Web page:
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Updated: September 23, 2010 20:51 IST

UN chief urges tolerance to combat polarisation

AP
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U.N. Secretary General Ban Ki-moon, addressing the 65th session of the United Nations General Assembly, on Thursday. Photo: AP.
U.N. Secretary General Ban Ki-moon, addressing the 65th session of the United Nations General Assembly, on Thursday. Photo: AP.

Secretary—General Ban Ki—moon warned kings, prime ministers and presidents on Thursday of growing political polarisation and social inequalities and implored U.N. members to show greater tolerance and mutual respect to bring the world together.

In his keynote speech to the opening of the General Assembly’s annual ministerial meeting, the U.N. chief told leaders from the 192—member nations that “today, we are being tested.”

Mr. Ban said people everywhere are living in fear of losing their jobs, too many are caught in conflict, “and we see a new politics at work, a politics of polarization.”

“We hear the language of hate, false divisions between ‘them’ and ‘us,’ those who insist on ‘their way’ or ‘no way,’” he said.

In times of such polarization and uncertainty, Mr. Ban said, “let us remember, the world still looks to the United Nations for moral and political leadership.”

The meeting follows a three—day summit to promote the achievement of U.N. anti—poverty goals by 2015 that wrapped up late Wednesday night. Many leaders who attended that summit remained in New York for the ministerial session, and will shift gears to other world issues from the continuing impact of the global financial crisis to terrorism and nuclear proliferation.

Thursday’s session heard from President Barack Obama in the morning. Iranian President Mahmoud Ahmadinejad speaks in the afternoon as key nations try to bring Iran to the negotiating table over it’s nuclear programme.

In his speech, Mr. Obama said “the United States and the international community seek a resolution to our differences with Iran, and the door remains open to diplomacy should Iran choose to walk through it.”

“But the Iranian government must demonstrate a clear and credible commitment, and confirm to the world the peaceful intent of its nuclear program,” the U.S. leader said.

The General Assembly hall was packed for Mr. Obama’s speech, with diplomats and officials listening carefully, some snapping photos with cell phone cameras. Mr. Obama was interrupted twice by applause and received a prolonged and warm response at the end of his remarks, which ran well beyond the 15 minutes allotted for each speaker.

Mr. Ban urged Iran “to engage constructively with the international community and comply fully with Security Council resolutions” calling for Tehran to suspend uranium enrichment and return to talks.

The secretary—general also touched on many other global issues, urging North Korea to return to six—party talks on its nuclear programme, calling on Israel and the Palestinians not to take any action that would hold back progress on peace talks, urging progress on nuclear disarmament where “we see new momentum,” and declaring again the climate change remains the world’s “defining challenge.”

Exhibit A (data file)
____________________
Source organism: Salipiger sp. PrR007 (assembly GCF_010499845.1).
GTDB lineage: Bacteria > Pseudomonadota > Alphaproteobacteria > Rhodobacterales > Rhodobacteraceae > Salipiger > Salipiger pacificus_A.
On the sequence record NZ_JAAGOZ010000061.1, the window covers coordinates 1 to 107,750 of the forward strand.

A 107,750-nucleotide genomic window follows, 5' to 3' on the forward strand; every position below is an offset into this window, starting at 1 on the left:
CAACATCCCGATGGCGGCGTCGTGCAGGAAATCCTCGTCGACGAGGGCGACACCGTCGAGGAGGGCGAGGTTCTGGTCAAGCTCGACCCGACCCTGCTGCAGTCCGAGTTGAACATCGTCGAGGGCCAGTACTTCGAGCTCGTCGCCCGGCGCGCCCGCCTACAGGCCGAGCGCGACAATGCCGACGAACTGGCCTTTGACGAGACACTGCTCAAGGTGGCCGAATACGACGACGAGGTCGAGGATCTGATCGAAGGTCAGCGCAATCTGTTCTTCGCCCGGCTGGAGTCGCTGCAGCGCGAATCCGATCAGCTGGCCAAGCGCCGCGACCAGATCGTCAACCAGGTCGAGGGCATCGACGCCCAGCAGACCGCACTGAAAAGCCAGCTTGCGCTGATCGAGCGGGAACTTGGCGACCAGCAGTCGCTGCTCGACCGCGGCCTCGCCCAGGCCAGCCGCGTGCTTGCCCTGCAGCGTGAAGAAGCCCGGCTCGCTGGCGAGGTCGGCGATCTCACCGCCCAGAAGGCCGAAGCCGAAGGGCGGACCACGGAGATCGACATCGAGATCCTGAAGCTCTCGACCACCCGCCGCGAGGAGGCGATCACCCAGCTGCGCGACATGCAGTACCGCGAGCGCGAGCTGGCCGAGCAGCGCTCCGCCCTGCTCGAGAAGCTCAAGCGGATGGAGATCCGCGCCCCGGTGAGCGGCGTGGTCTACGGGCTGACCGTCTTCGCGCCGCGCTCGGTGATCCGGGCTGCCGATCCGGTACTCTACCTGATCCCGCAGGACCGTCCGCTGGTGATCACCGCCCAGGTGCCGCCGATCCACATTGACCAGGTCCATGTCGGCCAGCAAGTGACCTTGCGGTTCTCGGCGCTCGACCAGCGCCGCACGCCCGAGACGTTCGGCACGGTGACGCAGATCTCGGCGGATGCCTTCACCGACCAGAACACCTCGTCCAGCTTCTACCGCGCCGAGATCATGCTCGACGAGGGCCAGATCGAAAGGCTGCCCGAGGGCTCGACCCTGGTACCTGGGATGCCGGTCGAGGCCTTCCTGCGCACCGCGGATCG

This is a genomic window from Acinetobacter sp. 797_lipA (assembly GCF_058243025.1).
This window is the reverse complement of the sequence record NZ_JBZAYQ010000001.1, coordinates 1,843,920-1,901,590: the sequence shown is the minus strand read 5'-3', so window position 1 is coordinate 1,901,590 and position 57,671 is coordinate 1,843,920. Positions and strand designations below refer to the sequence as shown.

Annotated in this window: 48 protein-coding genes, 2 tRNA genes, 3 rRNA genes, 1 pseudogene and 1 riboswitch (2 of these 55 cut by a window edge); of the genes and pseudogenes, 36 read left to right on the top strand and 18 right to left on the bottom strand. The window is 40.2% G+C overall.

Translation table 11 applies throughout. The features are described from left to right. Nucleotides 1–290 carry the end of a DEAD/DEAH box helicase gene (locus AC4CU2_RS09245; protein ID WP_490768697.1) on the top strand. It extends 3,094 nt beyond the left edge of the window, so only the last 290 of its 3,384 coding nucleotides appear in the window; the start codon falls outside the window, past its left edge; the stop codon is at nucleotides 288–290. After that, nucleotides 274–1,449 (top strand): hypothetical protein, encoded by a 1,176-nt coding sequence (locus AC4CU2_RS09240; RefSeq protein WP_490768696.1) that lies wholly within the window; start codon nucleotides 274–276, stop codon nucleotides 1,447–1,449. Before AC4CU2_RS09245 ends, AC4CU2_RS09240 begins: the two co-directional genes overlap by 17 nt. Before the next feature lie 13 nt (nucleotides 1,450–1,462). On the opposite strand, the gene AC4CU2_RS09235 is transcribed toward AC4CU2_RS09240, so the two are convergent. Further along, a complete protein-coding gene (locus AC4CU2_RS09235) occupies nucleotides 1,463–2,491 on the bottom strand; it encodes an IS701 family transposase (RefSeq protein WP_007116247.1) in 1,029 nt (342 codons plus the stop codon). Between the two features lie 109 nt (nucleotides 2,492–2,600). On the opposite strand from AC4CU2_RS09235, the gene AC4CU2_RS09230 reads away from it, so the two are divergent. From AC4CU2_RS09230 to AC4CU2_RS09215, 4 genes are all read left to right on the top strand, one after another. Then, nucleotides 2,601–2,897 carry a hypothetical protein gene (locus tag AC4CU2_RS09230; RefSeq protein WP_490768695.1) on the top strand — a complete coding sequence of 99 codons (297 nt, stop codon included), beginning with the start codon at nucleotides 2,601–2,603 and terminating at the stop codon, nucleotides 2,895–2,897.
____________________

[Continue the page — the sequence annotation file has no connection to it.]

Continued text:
Just ahead of Mr. Obama’s speech, Brazilian Foreign Minister Celso Amorin sharply criticized the United States, saying that the 2003 invasion of Iraq demonstrated that the “blind faith in intelligence reports tailored to justify political goals must be rejected.”

“We must ban once and for all the use of force inconsistent with international law,” Amorin told the General Assembly, adding that all international disputes should be peacefully resolved through dialogue.

The Bush administration did not seek authorization from the U.N. Security Council for the invasion, which would have legitimized the action under international law.

On Wednesday, European Union foreign policy chief Catherine Ashton, Secretary of State Hillary Rodham Clinton and the foreign ministers of Britain, China, France, Germany and Russia met to try to find a solution to the long—running dispute over Iran’s nuclear ambitions. They urged Iran to come to the table for a new round of talks, and said it remained essential for Iran to prove its nuclear programme is peaceful.

The U.S. and key Western allies fear Iran could try to process its low enriched uranium into highly enriched uranium to make an atomic weapon. Iran insists its nuclear program is purely peaceful, aimed solely at producing nuclear energy.

Iran has defied four rounds of increasingly restrictive economic sanctions aimed at compelling Tehran to prove it is not building a nuclear weapons programme. Iran denies it is trying to build a nuclear weapon.

Talks with Tehran reached a stalemate last October, after Iranian officials tried to renegotiate an agreement to ship most of its low enriched uranium out of the country, to be turned into fuel for a research reactor.

In their meeting on Wednesday, Ms. Clinton and the other ministers said they still want to engage with Iran on a fuel swap for its research reactor. They backed the readiness of U.N. nuclear agency chief, Yukio Amano, to convene a meeting.

“We look forward to Iran’s positive and constructive participation in this dialogue,” they said.

On the anti—poverty summit’s last day, nations pledged more than $40 billion to battle needless deaths among poor mothers and their children. But the struggling world economy, particularly in the United States, raises deep concerns that the cash won’t be forthcoming. Leaders exhorted financial donors to fulfill their aid commitments.

“The crisis is no excuse for letting up our efforts, but underscores the need for actions,” Mr. Ban said as he wrapped up the three—day Millennium Development Goals summit.

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